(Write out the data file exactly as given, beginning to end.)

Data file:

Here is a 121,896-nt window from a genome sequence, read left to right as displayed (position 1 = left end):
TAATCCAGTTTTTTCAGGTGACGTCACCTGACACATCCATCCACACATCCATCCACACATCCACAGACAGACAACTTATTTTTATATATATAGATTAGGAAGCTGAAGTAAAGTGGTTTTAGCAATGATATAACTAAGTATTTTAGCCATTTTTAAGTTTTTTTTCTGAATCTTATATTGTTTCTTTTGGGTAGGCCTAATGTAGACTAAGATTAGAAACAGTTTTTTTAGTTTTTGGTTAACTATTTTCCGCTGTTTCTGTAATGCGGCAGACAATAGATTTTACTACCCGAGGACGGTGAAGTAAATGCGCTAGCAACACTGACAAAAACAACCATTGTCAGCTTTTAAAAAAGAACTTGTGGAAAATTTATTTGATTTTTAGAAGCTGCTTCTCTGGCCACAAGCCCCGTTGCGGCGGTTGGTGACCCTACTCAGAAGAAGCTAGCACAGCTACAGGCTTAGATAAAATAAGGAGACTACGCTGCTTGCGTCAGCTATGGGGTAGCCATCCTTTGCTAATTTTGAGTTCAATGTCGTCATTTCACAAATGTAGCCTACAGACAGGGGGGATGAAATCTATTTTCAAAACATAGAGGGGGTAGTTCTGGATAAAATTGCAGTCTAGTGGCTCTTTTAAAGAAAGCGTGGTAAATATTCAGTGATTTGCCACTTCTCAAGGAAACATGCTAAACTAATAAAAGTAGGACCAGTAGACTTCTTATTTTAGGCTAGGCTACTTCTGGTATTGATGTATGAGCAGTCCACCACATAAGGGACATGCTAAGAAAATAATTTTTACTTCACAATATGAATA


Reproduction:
Here is a 121,896-nt window from a genome sequence, read left to right as displayed (position 1 = left end):
TAATCCAGTTTTTTCAGGTGACGTCACCTGACACATCCATCCACACATCCATCCACACATCCACAGACAGACAACTTATTTTTATATATATAGATTAGGAAGCTGAAGTAAAGTGGTTTTAGCAATGATATAACTAAGTATTTTAGCCATTTTTAAGTTTTTTTTCTGAATCTTATATTGTTTCTTTTGGGTAGGCCTAATGTAGACTAAGATTAGAAACAGTTTTTTTAGTTTTTGGTTAACTATTTTCCGCTGTTTCTGTAATGCGGCAGACAATAGATTTTACTACCCGAGGACGGTGAAGTAAATGCGCTAGCAACACTGACAAAAACAACCATTGTCAGCTTTTAAAAAAGAACTTGTGGAAAATTTATTTGATTTTTAGAAGCTGCTTCTCTGGCCACAAGCCCCGTTGCGGCGGTTGGTGACCCTACTCAGAAGAAGCTAGCACAGCTACAGGCTTAGATAAAATAAGGAGACTACGCTGCTTGCGTCAGCTATGGGGTAGCCATCCTTTGCTAATTTTGAGTTCAATGTCGTCATTTCACAAATGTAGCCTACAGACAGGGGGGATGAAATCTATTTTCAAAACATAGAGGGGGTAGTTCTGGATAAAATTGCAGTCTAGTGGCTCTTTTAAAGAAAGCGTGGTAAATATTCAGTGATTTGCCACTTCTCAAGGAAACATGCTAAACTAATAAAAGTAGGACCAGTAGACTTCTTATTTTAGGCTAGGCTACTTCTGGTATTGATGTATGAGCAGTCCACCACATAAGGGACATGCTAAGAAAATAATTTTTACTTCACAATATGAATA